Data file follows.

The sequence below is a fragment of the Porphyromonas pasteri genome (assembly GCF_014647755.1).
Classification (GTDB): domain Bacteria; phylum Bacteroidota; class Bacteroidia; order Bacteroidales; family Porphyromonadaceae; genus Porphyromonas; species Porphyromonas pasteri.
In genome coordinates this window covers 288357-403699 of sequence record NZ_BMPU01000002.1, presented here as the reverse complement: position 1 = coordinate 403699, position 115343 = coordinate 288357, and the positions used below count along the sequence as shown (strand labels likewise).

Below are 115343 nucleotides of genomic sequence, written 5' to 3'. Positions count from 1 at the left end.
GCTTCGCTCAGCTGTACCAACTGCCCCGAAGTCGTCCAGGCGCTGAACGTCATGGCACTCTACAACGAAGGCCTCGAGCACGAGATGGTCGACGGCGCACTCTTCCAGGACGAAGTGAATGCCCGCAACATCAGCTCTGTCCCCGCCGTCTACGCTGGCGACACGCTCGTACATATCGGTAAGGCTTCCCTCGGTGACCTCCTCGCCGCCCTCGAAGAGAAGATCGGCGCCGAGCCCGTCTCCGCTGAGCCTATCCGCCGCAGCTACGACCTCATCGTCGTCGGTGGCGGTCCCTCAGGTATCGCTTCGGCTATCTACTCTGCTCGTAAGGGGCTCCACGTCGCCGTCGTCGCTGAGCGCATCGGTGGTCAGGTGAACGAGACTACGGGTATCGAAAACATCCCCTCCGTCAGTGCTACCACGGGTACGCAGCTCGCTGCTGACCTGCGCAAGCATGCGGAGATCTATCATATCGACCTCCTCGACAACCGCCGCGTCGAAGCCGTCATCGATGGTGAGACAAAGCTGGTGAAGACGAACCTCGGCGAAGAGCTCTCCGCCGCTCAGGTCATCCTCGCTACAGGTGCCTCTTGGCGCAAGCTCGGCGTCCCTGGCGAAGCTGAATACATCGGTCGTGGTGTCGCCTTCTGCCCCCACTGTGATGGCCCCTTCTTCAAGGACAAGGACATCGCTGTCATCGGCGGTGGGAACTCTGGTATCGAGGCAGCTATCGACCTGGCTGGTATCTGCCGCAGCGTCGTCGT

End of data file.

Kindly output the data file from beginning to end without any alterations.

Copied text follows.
The sequence below is a fragment of the Porphyromonas pasteri genome (assembly GCF_014647755.1).
Classification (GTDB): domain Bacteria; phylum Bacteroidota; class Bacteroidia; order Bacteroidales; family Porphyromonadaceae; genus Porphyromonas; species Porphyromonas pasteri.
In genome coordinates this window covers 288357-403699 of sequence record NZ_BMPU01000002.1, presented here as the reverse complement: position 1 = coordinate 403699, position 115343 = coordinate 288357, and the positions used below count along the sequence as shown (strand labels likewise).

Below are 115343 nucleotides of genomic sequence, written 5' to 3'. Positions count from 1 at the left end.
GCTTCGCTCAGCTGTACCAACTGCCCCGAAGTCGTCCAGGCGCTGAACGTCATGGCACTCTACAACGAAGGCCTCGAGCACGAGATGGTCGACGGCGCACTCTTCCAGGACGAAGTGAATGCCCGCAACATCAGCTCTGTCCCCGCCGTCTACGCTGGCGACACGCTCGTACATATCGGTAAGGCTTCCCTCGGTGACCTCCTCGCCGCCCTCGAAGAGAAGATCGGCGCCGAGCCCGTCTCCGCTGAGCCTATCCGCCGCAGCTACGACCTCATCGTCGTCGGTGGCGGTCCCTCAGGTATCGCTTCGGCTATCTACTCTGCTCGTAAGGGGCTCCACGTCGCCGTCGTCGCTGAGCGCATCGGTGGTCAGGTGAACGAGACTACGGGTATCGAAAACATCCCCTCCGTCAGTGCTACCACGGGTACGCAGCTCGCTGCTGACCTGCGCAAGCATGCGGAGATCTATCATATCGACCTCCTCGACAACCGCCGCGTCGAAGCCGTCATCGATGGTGAGACAAAGCTGGTGAAGACGAACCTCGGCGAAGAGCTCTCCGCCGCTCAGGTCATCCTCGCTACAGGTGCCTCTTGGCGCAAGCTCGGCGTCCCTGGCGAAGCTGAATACATCGGTCGTGGTGTCGCCTTCTGCCCCCACTGTGATGGCCCCTTCTTCAAGGACAAGGACATCGCTGTCATCGGCGGTGGGAACTCTGGTATCGAGGCAGCTATCGACCTGGCTGGTATCTGCCGCAGCGTCGTCGT